The Little Pull Tractor

Content Tools

Route 2, Shevlin, Minnesota 56676

It was a cool day last November 1991, a little snow here and there. My youngest son, Ray, age 4, said, 'Dad, can we drive Little Pull?' So I got some water for the engine and started her up.

As Walter, my other son, age 12, backed Little Pull out of the cold storage shed with Ray riding along, I couldn't help think of the countless hours of fun the boys have had since it was built.

The tractor consists of two 4-inch I-beams for the frame. I blocked these up in the garage and said to myself, 'That's about the right height.' But that changed too. I decided to use two rear bull wheels from two old junked grain binders, extended the axles and mounted them in bearings to roll freely on the frame.

Then another brainstorm. Why not drive the wheels with the original bull wheel chains? This worked out real well. Now the next steps: what to do about the clutch, transmission and differential?

One day while walking around in a local junk yard, I happened to look under a junked John Deere #45 self-propelled combine, and I saw what I was looking for: clutch, transmission and differential all in one unit. I got the whole unit for junk price.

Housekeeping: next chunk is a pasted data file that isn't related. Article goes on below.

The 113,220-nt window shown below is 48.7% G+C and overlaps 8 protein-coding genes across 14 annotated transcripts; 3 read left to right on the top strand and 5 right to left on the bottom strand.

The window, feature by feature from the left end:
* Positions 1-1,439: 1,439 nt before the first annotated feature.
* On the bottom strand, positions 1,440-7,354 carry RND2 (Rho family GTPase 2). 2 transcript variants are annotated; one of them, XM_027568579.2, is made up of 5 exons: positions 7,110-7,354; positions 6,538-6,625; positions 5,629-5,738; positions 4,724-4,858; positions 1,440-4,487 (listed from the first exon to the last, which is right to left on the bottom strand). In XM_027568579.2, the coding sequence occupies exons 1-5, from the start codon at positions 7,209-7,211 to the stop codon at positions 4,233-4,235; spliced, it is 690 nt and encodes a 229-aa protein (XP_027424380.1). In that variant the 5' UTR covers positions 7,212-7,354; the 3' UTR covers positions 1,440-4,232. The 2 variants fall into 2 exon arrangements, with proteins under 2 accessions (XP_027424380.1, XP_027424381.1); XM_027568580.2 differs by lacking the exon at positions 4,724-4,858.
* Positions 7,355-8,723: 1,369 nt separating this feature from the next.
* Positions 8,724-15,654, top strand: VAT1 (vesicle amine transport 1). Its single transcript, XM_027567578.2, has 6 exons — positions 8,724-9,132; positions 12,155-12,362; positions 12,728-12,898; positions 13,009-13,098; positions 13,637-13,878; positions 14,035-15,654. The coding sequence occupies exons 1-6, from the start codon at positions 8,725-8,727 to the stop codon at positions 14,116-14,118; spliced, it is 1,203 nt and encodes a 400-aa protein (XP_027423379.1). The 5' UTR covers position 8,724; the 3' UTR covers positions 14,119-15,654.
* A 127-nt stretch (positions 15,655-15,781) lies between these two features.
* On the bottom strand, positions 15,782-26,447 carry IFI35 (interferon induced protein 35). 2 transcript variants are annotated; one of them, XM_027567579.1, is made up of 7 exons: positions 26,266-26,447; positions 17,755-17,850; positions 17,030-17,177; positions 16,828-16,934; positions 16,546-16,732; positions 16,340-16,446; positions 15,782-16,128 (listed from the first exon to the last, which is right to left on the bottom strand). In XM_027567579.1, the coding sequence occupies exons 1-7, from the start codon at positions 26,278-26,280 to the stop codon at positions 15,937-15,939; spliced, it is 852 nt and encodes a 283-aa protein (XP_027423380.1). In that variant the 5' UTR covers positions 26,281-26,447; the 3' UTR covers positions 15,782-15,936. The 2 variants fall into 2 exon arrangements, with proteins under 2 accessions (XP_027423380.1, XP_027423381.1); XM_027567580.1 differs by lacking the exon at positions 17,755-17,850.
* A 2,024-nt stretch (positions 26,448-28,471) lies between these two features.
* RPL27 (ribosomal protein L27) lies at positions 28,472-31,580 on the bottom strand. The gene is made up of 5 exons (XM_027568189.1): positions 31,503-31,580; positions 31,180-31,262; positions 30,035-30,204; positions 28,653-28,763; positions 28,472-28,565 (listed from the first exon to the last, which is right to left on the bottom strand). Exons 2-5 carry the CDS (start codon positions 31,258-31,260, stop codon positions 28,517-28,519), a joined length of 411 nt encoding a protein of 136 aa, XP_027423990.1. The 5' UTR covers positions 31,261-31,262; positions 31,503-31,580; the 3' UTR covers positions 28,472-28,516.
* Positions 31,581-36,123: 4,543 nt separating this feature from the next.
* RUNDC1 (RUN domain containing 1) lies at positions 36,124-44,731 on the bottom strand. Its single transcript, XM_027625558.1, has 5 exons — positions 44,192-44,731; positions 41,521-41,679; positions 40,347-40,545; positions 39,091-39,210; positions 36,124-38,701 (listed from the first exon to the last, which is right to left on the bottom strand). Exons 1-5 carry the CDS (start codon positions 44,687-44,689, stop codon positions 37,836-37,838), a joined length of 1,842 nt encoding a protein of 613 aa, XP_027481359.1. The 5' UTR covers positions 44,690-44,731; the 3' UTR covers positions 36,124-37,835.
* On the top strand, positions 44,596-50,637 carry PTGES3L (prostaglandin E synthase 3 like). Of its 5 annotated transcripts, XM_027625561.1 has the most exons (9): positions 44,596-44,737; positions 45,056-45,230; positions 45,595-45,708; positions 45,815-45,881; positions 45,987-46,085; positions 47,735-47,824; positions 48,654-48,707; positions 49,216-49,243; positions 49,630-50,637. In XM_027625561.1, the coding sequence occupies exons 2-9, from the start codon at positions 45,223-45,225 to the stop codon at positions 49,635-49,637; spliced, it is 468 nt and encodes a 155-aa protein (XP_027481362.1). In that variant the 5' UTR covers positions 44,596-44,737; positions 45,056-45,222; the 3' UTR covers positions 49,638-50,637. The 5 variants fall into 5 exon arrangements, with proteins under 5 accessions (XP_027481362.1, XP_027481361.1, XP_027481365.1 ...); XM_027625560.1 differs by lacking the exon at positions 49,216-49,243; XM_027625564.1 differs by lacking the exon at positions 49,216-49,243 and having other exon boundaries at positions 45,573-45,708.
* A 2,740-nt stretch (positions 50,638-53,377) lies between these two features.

After a few hundred cups of coffee, a lot of head scratching, some frame modifications, I shortened the input shaft and the combine axles. Made some mounts and got the unit up in the frame. I used the small sprockets from the grain binder to drive the bull wheels. Then some more coffee and thinking. I decided to use the worm and straight gear from the lifting mechanism of a grain binder, added a three-inch drum to roll up the chains, some ? inch shaft, an old PTO universal joint, the steering wheel from a Case threshing machine blower. I made the front axle, got a couple of wheels out of the junk pile and lo and behold, now I could even steer it!

The engine is a 3 HP, 1918 Fairbanks Morse with Sumpter Plugs oscillator belted to the input shaft of the JD combine unit mentioned earlier in the story. I made the smokestack from 1/16 inch plate steel, made the canopy and fenders, clutch and shifting linkage, and painted it. Worked out a few bugs (well, maybe more than a few) and Little Pull was done.

I have had Little Pull to a couple of shows and got a lot of comments on how nice it looks and works. This all sounds kind of easy, but she has Patent dates of 1989-90, and my own serial #000 A.T.1.

At this time I'd like to thank Bill Martine for a great job in doing the machine work, and Robert Biden for the cast iron seat. Both men are from Bagley, Minnesota.